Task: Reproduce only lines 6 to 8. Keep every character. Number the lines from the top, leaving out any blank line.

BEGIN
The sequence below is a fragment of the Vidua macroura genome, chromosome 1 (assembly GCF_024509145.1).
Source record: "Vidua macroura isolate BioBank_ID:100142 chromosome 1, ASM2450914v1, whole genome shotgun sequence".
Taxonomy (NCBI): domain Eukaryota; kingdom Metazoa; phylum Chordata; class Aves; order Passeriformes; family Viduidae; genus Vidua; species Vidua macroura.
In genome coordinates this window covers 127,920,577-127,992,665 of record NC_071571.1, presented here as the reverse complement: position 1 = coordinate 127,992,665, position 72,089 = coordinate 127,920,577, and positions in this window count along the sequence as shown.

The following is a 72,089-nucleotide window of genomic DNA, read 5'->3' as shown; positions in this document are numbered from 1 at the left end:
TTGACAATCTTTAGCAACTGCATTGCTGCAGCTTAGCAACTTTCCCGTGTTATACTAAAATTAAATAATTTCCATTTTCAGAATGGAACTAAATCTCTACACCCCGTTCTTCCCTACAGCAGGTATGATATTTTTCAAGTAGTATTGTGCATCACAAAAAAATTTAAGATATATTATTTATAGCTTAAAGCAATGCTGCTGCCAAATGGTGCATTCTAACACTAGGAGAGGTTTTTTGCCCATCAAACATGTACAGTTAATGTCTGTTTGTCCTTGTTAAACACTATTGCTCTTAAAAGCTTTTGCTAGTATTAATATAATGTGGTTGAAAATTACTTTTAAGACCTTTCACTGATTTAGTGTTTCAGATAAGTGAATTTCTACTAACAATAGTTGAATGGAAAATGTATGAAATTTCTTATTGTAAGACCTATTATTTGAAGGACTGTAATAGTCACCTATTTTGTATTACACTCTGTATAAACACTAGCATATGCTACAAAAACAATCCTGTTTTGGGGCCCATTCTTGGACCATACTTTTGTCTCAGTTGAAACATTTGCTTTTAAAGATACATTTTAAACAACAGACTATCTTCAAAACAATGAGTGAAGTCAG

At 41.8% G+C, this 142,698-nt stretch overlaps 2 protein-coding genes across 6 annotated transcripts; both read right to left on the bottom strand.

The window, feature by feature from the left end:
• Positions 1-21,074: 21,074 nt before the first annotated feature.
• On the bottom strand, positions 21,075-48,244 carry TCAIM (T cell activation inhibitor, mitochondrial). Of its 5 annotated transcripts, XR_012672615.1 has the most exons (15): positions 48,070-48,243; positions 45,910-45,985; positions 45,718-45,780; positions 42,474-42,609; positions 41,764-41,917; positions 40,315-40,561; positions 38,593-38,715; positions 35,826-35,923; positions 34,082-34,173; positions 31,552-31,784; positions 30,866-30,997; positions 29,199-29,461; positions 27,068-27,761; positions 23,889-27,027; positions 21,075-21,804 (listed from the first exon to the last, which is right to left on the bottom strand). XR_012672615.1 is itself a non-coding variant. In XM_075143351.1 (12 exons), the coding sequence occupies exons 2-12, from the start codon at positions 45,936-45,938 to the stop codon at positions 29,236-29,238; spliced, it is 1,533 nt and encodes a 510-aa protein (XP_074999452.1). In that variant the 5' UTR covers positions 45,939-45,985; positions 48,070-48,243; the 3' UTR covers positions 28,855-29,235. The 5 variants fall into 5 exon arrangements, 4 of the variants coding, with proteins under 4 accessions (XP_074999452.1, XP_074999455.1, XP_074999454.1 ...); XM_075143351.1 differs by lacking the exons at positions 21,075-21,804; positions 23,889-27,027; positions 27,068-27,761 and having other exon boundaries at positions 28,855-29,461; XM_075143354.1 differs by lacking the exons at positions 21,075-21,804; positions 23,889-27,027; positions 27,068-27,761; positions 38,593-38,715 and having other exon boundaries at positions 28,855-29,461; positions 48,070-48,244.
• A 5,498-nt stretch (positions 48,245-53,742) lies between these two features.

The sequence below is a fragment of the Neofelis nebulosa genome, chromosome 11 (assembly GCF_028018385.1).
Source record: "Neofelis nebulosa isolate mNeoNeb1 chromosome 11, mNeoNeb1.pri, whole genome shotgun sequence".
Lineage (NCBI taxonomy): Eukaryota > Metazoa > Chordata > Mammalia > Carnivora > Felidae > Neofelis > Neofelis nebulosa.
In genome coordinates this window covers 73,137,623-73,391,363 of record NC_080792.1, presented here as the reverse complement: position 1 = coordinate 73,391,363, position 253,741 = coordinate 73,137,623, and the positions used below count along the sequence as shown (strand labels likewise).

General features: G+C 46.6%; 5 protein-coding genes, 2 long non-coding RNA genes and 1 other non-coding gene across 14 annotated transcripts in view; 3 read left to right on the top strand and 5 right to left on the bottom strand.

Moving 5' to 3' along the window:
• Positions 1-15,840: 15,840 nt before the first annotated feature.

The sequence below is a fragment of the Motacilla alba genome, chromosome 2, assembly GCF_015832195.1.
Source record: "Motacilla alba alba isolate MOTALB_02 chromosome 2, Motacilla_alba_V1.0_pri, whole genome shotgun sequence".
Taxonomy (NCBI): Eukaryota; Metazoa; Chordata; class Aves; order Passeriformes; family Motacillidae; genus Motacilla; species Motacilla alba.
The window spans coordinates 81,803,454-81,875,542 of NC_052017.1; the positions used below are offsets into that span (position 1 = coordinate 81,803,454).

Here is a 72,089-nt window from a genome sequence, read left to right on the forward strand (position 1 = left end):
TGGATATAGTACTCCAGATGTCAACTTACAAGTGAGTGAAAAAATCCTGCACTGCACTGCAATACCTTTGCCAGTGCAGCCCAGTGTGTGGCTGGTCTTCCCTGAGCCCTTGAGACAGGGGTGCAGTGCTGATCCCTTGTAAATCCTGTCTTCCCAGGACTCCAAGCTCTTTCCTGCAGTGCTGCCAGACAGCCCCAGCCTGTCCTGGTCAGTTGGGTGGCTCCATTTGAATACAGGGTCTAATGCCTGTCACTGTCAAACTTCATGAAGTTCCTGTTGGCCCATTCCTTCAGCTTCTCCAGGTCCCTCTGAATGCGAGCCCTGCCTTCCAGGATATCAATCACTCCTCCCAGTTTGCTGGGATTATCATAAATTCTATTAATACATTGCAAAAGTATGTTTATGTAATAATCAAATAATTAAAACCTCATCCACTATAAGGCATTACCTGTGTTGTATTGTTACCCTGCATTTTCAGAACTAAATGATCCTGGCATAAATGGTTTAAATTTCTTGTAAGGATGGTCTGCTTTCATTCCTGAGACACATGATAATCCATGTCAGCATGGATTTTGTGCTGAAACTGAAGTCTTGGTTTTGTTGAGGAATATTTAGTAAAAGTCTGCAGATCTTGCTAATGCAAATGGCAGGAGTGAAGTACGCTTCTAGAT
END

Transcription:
TTGACAATCTTTAGCAACTGCATTGCTGCAGCTTAGCAACTTTCCCGTGTTATACTAAAATTAAATAATTTCCATTTTCAGAATGGAACTAAATCTCTACACCCCGTTCTTCCCTACAGCAGGTATGATATTTTTCAAGTAGTATTGTGCATCACAAAAAAATTTAAGATATATTATTTATAGCTTAAAGCAATGCTGCTGCCAAATGGTGCATTCTAACACTAGGAGAGGTTTTTTGCCCATCAAACATGTACAGTTAATGTCTGTTTGTCCTTGTTAAACACTATTGCTCTTAAAAGCTTTTGCTAGTATTAATATAATGTGGTTGAAAATTACTTTTAAGACCTTTCACTGATTTAGTGTTTCAGATAAGTGAATTTCTACTAACAATAGTTGAATGGAAAATGTATGAAATTTCTTATTGTAAGACCTATTATTTGAAGGACTGTAATAGTCACCTATTTTGTATTACACTCTGTATAAACACTAGCATATGCTACAAAAACAATCCTGTTTTGGGGCCCATTCTTGGACCATACTTTTGTCTCAGTTGAAACATTTGCTTTTAAAGATACATTTTAAACAACAGACTATCTTCAAAACAATGAGTGAAGTCAG

At 41.8% G+C, this 142,698-nt stretch overlaps 2 protein-coding genes across 6 annotated transcripts; both read right to left on the bottom strand.

The window, feature by feature from the left end: